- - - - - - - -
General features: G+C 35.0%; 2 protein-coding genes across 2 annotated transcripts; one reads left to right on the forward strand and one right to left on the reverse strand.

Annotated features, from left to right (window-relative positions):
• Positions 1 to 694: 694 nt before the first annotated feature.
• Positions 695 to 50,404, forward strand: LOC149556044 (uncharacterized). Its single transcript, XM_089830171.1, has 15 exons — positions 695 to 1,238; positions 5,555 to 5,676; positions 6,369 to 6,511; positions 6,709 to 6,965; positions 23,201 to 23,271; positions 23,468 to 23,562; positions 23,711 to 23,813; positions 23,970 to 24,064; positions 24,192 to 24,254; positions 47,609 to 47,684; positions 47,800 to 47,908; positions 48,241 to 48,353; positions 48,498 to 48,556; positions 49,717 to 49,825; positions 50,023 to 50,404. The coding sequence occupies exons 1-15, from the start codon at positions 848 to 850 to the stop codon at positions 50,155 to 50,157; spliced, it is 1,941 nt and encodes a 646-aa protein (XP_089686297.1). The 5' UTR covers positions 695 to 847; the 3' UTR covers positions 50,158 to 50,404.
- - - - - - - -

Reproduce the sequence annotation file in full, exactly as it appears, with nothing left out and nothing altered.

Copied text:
General features: G+C 35.0%; 2 protein-coding genes across 2 annotated transcripts; one reads left to right on the forward strand and one right to left on the reverse strand.

Annotated features, from left to right (window-relative positions):
• Positions 1 to 694: 694 nt before the first annotated feature.
• Positions 695 to 50,404, forward strand: LOC149556044 (uncharacterized). Its single transcript, XM_089830171.1, has 15 exons — positions 695 to 1,238; positions 5,555 to 5,676; positions 6,369 to 6,511; positions 6,709 to 6,965; positions 23,201 to 23,271; positions 23,468 to 23,562; positions 23,711 to 23,813; positions 23,970 to 24,064; positions 24,192 to 24,254; positions 47,609 to 47,684; positions 47,800 to 47,908; positions 48,241 to 48,353; positions 48,498 to 48,556; positions 49,717 to 49,825; positions 50,023 to 50,404. The coding sequence occupies exons 1-15, from the start codon at positions 848 to 850 to the stop codon at positions 50,155 to 50,157; spliced, it is 1,941 nt and encodes a 646-aa protein (XP_089686297.1). The 5' UTR covers positions 695 to 847; the 3' UTR covers positions 50,158 to 50,404.